Word Nerd: Democracy

11 Jul

July is when some of the oldest modern democracies celebrate freedom from tyranny and arbitrary rule – Canada on July 1, the US on July 4, and France on July 14. On July 9, Argentina celebrated 200 years of independence from the Spanish empire.


Above: Illustration of French women marching to Versailles in 1789

The United States freed itself from British rule 240 years ago, and in France, revolutionaries brought an end to absolute monarchy 227 years ago, all at the cost of thousands of lives. Today, sadly, voter turnouts do not always reflect the enthusiasm seen during independence day celebrations worldwide. For instance, less than half of all US voters aged 18-24 voted in the 2008 presidential election. In India, the 2014 election saw an average voter turnout of just over 66%, but in Maharashtra it was an appalling 60%, and in Bihar it was less than 57%.

Above: This political cartoon, attributed to Benjamin Franklin, originally appeared in The Pennsylvania Gazette in 1754, and was recycled by American revolutionaries to rally the colonies to unite

“Democracy” literally means the rule of the people. The word “democracy” comes from ancient Greek words that literally mean “the people” (demos) and “power” or “authority” (-kratia). The dictionary defines it as a “form of government in which the sovereign power resides in the people as a whole, and is exercised either directly by them… or by officers elected by them”, or a state in which “all have equal rights, without hereditary or arbitrary differences of rank or privilege”.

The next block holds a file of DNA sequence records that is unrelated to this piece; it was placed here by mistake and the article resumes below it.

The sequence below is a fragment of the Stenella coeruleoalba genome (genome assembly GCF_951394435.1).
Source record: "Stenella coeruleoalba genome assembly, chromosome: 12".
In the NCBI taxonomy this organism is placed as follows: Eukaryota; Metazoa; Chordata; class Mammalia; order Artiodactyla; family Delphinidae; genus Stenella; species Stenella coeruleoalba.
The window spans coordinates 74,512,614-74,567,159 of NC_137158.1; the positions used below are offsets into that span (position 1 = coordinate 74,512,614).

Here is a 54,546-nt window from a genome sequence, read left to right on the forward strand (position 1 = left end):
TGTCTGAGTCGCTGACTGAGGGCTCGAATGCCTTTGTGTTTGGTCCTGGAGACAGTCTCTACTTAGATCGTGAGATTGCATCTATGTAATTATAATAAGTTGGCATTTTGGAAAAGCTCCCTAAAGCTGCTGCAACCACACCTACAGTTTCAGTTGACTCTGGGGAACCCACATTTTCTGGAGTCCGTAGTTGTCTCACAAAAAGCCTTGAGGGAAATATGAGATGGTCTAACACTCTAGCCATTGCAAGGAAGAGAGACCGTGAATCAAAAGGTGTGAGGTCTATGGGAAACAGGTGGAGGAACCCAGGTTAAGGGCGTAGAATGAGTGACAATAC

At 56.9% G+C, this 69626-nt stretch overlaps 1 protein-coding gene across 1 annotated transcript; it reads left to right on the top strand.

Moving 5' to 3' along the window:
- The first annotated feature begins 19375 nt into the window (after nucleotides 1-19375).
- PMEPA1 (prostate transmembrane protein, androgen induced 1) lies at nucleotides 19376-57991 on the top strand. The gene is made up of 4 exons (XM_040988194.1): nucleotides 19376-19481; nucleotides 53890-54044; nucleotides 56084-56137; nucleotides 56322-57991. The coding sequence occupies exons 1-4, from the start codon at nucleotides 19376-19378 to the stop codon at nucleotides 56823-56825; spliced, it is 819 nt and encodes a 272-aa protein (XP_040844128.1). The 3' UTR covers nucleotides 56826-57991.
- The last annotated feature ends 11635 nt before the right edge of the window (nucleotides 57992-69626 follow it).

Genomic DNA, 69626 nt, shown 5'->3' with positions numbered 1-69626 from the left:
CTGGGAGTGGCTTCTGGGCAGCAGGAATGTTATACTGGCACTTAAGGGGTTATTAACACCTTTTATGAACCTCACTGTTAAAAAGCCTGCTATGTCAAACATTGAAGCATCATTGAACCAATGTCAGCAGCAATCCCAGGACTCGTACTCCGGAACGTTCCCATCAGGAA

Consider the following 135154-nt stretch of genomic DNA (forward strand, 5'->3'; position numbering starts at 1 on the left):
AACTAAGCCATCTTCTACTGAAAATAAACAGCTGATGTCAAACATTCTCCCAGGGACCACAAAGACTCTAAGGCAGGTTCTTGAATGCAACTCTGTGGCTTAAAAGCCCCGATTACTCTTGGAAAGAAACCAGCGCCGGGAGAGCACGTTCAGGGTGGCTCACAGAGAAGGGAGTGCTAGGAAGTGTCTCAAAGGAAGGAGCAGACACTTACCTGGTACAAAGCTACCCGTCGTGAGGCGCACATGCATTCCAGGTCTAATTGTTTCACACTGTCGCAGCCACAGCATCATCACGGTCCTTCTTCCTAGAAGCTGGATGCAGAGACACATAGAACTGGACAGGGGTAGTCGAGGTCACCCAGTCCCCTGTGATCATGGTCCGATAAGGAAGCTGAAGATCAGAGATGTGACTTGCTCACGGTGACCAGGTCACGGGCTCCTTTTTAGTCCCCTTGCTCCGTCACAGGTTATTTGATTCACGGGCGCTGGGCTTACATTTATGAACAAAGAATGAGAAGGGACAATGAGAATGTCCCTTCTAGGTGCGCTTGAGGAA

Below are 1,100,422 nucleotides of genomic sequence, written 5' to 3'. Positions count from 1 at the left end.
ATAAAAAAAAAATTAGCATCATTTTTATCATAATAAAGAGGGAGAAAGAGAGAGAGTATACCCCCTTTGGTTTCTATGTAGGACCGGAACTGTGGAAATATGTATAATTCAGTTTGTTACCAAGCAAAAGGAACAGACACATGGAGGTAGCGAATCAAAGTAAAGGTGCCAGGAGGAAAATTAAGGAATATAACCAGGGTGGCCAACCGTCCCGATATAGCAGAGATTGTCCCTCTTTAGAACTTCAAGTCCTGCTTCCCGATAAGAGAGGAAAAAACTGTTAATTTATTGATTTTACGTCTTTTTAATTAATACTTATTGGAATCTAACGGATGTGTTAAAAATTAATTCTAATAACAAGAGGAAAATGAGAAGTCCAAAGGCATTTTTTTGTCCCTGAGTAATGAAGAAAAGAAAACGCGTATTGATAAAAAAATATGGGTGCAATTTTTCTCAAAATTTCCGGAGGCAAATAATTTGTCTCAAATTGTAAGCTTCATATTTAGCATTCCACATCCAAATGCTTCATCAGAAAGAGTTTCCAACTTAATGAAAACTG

The absence of rank and privilege, of course, is an ideal situation. Even blatant inequalities were not obvious to the founders of modern democracies, no matter how genuinely good their intentions. For instance, the founders of the US were white and slave-owning. French Revolutionaries somehow worked the gendered term “fraternity” into their rallying cry of “liberté, égalité, fraternité”. Neither democracy kicked off by freeing slaves or enfranchising women – that took another century or two. Nor did those democracies give up their colonies and start treating Asians and Africans as equals. If that had been the case, people like Mohandas Gandhi and Nelson Mandela might have just been ordinary lawyers that no one ever heard of.

So while we are rightly proud of our democracy, it’s important to keep in mind that it’s what B-school types call a “work in progress”. Democracy is an incomplete project, evolving as nations expand civil rights and develop more inclusive policies.

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By: Uma Asher

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